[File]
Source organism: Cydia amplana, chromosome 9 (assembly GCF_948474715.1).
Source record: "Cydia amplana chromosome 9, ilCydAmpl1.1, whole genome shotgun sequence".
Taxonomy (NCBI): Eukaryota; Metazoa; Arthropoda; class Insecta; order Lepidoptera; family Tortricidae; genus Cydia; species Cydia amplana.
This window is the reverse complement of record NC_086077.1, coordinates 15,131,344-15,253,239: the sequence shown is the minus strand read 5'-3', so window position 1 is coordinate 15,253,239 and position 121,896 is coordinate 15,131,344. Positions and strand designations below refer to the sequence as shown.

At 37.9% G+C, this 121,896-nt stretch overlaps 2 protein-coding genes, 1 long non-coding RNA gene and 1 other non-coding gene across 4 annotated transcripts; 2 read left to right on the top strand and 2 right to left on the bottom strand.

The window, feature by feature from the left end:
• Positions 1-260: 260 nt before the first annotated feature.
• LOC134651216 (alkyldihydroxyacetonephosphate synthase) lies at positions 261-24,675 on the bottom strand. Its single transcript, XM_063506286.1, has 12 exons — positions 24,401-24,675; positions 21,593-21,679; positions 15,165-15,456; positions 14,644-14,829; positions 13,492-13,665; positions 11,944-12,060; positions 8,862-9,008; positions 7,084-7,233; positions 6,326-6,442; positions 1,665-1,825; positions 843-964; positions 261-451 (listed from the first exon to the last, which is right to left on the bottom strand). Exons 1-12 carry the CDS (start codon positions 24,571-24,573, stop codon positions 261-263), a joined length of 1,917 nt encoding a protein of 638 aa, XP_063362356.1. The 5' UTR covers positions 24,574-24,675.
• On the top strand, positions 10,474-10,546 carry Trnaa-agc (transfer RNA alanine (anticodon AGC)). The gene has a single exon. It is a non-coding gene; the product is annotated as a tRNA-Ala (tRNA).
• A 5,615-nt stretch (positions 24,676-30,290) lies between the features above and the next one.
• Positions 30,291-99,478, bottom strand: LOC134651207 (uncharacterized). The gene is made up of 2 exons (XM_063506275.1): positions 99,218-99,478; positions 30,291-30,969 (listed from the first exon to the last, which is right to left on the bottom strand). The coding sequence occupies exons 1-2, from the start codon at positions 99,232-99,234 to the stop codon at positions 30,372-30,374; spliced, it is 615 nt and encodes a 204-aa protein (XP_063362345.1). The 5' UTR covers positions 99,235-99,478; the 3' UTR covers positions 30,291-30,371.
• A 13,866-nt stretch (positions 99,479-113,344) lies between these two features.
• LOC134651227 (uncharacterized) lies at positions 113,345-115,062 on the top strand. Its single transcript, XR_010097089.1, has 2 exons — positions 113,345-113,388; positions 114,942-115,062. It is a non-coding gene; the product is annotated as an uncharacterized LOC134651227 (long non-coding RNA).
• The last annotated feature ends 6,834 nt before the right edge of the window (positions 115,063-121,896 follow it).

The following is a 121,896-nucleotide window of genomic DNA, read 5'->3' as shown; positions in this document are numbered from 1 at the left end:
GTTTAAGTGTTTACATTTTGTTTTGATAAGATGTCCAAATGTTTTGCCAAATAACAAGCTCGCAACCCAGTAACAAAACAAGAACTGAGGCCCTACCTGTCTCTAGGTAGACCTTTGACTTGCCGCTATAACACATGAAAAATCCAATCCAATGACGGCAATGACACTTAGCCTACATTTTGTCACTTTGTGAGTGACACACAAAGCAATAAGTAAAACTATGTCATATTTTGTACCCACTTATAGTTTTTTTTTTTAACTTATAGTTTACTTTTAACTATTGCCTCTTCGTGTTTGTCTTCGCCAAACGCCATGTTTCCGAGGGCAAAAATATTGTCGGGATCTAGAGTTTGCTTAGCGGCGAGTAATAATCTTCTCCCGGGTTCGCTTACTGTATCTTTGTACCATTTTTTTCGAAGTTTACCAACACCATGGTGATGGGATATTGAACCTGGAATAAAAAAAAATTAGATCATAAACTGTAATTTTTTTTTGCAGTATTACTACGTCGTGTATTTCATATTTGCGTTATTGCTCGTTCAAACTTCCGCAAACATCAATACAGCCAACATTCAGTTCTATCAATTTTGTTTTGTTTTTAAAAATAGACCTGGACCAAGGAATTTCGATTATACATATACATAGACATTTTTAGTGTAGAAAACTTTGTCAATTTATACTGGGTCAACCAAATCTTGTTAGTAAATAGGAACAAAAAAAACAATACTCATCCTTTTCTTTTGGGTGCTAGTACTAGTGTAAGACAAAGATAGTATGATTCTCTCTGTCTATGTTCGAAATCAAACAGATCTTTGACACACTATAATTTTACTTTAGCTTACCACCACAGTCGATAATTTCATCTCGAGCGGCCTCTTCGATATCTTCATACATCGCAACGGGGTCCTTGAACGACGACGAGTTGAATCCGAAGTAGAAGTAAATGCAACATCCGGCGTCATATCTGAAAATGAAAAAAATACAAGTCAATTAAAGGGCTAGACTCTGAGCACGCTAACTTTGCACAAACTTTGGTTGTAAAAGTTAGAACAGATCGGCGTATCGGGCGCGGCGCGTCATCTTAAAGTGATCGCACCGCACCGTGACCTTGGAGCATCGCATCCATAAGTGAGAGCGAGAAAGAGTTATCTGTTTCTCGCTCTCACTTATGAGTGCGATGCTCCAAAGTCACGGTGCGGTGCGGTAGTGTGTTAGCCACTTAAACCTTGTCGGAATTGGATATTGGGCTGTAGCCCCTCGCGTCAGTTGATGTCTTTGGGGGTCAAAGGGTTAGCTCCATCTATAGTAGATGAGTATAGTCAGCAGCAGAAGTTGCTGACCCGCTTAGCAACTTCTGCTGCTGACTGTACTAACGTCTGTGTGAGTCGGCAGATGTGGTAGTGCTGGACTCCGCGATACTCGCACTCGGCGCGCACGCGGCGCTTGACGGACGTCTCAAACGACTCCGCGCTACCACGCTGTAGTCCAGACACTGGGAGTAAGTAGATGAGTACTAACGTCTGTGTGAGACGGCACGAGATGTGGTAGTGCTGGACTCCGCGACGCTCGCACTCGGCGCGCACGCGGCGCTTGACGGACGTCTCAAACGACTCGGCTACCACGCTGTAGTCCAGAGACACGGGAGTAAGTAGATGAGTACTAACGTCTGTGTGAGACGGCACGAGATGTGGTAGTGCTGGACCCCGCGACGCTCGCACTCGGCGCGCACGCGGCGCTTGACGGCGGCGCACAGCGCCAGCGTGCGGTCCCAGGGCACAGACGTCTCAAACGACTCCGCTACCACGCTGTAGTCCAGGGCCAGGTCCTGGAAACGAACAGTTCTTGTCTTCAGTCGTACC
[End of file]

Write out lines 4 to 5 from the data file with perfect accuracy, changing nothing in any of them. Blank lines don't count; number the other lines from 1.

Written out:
This window is the reverse complement of record NC_086077.1, coordinates 15,131,344-15,253,239: the sequence shown is the minus strand read 5'-3', so window position 1 is coordinate 15,253,239 and position 121,896 is coordinate 15,131,344. Positions and strand designations below refer to the sequence as shown.

At 37.9% G+C, this 121,896-nt stretch overlaps 2 protein-coding genes, 1 long non-coding RNA gene and 1 other non-coding gene across 4 annotated transcripts; 2 read left to right on the top strand and 2 right to left on the bottom strand.